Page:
29 October 2010

Question of the Week:
What About Job?

by Anne Lang Bundy

I wonder about the whole showdown with Job ...
~ Wendy Paine Miller

Set in the post-flood era, the book of Job evokes a picture of chess game between God and the devil, in which humans are pawns with wills of their own.

This book offers fascinating depictions of our God's personality, the devil, heavenly sparring, human suffering, philosophy, creationism, and far more—fodder for an entire book series. We'll peek at just three points.


Job represents epitome of suffering in every area of life, regardless of doing what's right.

Job holds the honor of Billy Graham and the riches of Bill Gates. Then he loses all—family, wealth, health, reputation. What he has left brings him only grief—an embittered wife's nagging, three accusatory "friends," and a despised life.

Job sowed goodness and reaps adversity.

Though he will be rebuked for calling God to account and complaining "not fair," Job's response to suffering itself has inspired humanity throughout the ages:

...[Job] fell to the ground and worshiped. And he said:
"Naked I came from my mother's womb,
And naked shall I return there.
The LORD gave, and the LORD has taken away;
Blessed be the name of the LORD."
In all this Job did not sin nor charge God with wrong.
~ Job 1:20-22 (NKJV)


Job's wife provokes her husband using the exact words spoken in Heaven by God and the devil. (Compare Job 2:3 and 2:5 with Job 2:9.) We may deduce that her share in Job's losses has brought bitterness, making her vulnerable to accepting the devil's suggestions, which in turn enables the devil to use her as his mouthpiece.

God desires to be praised. The devil desires to see God cursed.

Job will curse his life. He will question God. He will complain at length, which is dangerously close to cursing God. Yet Job sets an example of rebuking the devil's words:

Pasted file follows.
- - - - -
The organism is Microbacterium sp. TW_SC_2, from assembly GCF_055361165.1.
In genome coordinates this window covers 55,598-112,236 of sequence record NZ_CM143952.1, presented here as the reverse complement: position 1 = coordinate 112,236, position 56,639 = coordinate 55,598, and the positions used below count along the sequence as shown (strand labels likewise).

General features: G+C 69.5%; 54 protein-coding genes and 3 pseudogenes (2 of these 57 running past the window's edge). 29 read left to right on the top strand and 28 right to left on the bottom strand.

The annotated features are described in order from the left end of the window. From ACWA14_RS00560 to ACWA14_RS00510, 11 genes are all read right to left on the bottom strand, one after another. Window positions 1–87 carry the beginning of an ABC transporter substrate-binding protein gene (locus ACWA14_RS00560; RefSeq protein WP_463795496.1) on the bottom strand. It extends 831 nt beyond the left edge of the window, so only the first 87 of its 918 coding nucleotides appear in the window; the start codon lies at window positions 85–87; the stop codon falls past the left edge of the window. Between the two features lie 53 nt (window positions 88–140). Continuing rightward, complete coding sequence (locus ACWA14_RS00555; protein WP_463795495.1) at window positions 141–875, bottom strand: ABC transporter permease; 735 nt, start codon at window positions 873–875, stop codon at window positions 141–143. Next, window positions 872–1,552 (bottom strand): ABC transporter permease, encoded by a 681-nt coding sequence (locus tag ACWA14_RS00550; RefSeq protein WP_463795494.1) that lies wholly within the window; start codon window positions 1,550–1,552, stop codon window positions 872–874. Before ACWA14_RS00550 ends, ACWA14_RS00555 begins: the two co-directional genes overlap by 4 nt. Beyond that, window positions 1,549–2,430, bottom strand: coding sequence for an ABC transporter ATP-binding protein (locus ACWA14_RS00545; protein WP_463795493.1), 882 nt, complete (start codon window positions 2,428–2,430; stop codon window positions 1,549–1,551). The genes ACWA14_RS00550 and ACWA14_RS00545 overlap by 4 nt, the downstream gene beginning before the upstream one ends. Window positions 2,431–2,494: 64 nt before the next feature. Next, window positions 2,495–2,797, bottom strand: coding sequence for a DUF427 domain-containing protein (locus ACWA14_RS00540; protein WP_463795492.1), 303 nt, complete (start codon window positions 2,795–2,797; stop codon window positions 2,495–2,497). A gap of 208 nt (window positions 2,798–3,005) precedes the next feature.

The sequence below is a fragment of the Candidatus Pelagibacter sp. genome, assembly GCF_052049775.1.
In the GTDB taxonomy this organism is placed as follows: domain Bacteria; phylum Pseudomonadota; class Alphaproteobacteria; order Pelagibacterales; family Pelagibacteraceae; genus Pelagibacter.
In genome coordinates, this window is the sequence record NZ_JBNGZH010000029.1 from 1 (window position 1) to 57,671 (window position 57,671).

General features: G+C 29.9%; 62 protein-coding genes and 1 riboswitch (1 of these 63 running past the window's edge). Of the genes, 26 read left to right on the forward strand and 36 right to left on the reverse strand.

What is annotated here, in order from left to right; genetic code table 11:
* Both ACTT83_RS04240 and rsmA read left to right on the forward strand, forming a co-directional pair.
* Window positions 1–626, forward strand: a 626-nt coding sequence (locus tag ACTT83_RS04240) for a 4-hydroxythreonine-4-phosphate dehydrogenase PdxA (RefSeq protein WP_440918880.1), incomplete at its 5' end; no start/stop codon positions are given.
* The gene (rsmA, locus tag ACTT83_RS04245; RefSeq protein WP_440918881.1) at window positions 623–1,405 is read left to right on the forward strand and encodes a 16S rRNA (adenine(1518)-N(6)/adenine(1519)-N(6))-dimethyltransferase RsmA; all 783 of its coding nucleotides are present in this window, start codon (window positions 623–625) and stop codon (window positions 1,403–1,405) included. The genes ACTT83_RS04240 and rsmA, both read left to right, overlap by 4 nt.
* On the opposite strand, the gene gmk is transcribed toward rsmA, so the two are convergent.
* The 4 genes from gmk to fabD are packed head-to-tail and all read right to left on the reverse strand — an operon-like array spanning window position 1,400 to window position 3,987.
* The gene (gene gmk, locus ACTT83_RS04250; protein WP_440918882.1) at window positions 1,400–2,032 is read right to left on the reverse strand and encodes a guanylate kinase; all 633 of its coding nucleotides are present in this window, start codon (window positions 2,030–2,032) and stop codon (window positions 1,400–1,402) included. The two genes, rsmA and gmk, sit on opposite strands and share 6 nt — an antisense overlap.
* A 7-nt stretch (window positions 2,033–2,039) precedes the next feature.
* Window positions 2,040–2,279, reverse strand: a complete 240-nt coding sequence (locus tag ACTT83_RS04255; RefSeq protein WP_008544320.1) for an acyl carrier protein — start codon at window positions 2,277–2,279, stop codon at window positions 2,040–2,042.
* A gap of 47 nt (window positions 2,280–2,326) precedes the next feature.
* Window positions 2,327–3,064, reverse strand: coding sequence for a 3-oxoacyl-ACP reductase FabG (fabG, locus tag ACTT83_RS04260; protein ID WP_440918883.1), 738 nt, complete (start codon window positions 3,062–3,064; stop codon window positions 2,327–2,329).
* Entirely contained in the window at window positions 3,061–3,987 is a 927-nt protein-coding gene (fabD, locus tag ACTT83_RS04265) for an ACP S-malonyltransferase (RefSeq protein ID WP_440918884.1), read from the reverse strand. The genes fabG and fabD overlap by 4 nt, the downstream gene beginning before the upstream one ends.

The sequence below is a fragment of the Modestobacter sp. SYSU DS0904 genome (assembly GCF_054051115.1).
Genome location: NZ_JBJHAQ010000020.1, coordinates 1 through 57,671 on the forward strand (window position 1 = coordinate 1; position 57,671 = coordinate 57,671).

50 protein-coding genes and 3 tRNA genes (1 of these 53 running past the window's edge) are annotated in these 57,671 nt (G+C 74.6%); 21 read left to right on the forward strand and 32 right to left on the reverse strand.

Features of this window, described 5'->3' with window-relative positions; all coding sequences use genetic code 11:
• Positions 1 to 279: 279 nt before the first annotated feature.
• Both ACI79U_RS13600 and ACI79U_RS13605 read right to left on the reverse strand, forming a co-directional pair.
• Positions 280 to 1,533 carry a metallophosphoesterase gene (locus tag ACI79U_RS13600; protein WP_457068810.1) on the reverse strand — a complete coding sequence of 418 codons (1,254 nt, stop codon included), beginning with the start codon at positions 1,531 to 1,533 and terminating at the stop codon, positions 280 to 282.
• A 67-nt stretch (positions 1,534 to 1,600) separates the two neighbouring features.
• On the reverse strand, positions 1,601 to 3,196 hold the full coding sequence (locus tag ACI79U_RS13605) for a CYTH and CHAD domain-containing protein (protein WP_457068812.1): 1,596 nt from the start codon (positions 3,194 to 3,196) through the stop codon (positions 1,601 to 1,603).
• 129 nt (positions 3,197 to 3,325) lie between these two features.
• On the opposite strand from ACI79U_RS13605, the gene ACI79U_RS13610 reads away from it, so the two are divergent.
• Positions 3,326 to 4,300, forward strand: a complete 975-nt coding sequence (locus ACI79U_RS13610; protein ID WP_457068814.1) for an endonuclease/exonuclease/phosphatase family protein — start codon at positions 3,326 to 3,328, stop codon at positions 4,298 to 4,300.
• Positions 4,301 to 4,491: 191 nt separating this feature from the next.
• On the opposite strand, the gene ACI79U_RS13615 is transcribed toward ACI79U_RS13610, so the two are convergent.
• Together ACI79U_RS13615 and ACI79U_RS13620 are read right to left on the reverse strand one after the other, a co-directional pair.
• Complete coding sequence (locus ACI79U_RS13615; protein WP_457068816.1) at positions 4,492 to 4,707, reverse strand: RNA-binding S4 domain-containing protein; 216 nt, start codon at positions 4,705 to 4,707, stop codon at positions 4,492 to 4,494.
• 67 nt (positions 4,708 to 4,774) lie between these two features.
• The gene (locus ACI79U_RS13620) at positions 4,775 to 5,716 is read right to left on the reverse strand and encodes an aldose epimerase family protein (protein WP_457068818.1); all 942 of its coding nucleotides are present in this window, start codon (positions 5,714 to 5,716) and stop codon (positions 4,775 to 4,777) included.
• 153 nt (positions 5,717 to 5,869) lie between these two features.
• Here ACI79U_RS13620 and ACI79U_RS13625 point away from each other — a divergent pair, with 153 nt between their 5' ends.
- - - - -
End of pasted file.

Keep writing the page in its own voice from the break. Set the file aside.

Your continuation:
[Job] said to [his wife], "You speak as one of the foolish women speaks. Shall we indeed accept good from God, and shall we not accept adversity?" In all this Job did not sin with his lips.
~ Job 2:10 (NKJV)


Job curses his birth, cries "not fair," and seeks and audience with God to question Him. God gives Job an audience, but turns the questions on him with a reference to "children of pride."

Job is treated to a raw display of the Lord's power in lightning storm, tornado, and the possibly present behemoth and leviathan (likely a dinosaur and dragon).

Job already feared God. Now he is terrified. Realizing Whom he attempted to call into account, Job recants, calls himself vile, and repents. He thought he wanted God to justify His actions. But now Job justifies having trust in Almighty God's purposes, though we cannot comprehend them:

"I know that You can do everything,
And that no purpose of Yours can be withheld from You...
I have uttered what I did not understand,
Things too wonderful [incomprehensible] for me, which I did not know."
~ Job 42:1-3 (NKJV)

What questions do you have about Christianity or the Bible? You're invited to leave them in the comments below (anonymous questions welcome), or email buildingHisbody [plus] @ gmail.com.

© 2010 Anne Lang Bundy, all rights reserved.
Image source:


  1. Thanks Anne, big question to tackle.

    Shall the clay ask the potter why have you made me such?

    God is good - the devil is bad. We trust His heart even when we can't see His hand.

  2. There have certainly been times I've uttered what I did not understand.

    And how did I miss the leviathan?